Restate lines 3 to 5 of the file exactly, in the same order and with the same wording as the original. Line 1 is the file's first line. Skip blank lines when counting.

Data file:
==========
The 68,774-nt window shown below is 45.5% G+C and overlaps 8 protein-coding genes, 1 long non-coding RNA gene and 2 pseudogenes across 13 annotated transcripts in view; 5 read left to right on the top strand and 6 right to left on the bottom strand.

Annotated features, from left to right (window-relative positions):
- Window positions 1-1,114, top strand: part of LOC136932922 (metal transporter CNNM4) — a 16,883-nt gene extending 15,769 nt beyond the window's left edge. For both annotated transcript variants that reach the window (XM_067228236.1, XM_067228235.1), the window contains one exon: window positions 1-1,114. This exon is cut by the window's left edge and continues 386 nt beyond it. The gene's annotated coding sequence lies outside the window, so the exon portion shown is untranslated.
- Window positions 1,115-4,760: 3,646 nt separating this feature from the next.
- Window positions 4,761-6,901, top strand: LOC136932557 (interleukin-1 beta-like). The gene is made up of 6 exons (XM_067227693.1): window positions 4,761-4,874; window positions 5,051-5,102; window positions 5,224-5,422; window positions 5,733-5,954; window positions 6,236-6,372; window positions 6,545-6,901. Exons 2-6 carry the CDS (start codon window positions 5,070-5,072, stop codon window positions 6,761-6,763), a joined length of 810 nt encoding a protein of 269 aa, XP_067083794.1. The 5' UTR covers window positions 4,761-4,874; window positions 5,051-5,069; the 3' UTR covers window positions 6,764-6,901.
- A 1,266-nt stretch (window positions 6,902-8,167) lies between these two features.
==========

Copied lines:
- Window positions 1-1,114, top strand: part of LOC136932922 (metal transporter CNNM4) — a 16,883-nt gene extending 15,769 nt beyond the window's left edge. For both annotated transcript variants that reach the window (XM_067228236.1, XM_067228235.1), the window contains one exon: window positions 1-1,114. This exon is cut by the window's left edge and continues 386 nt beyond it. The gene's annotated coding sequence lies outside the window, so the exon portion shown is untranslated.
- Window positions 1,115-4,760: 3,646 nt separating this feature from the next.
- Window positions 4,761-6,901, top strand: LOC136932557 (interleukin-1 beta-like). The gene is made up of 6 exons (XM_067227693.1): window positions 4,761-4,874; window positions 5,051-5,102; window positions 5,224-5,422; window positions 5,733-5,954; window positions 6,236-6,372; window positions 6,545-6,901. Exons 2-6 carry the CDS (start codon window positions 5,070-5,072, stop codon window positions 6,761-6,763), a joined length of 810 nt encoding a protein of 269 aa, XP_067083794.1. The 5' UTR covers window positions 4,761-4,874; window positions 5,051-5,069; the 3' UTR covers window positions 6,764-6,901.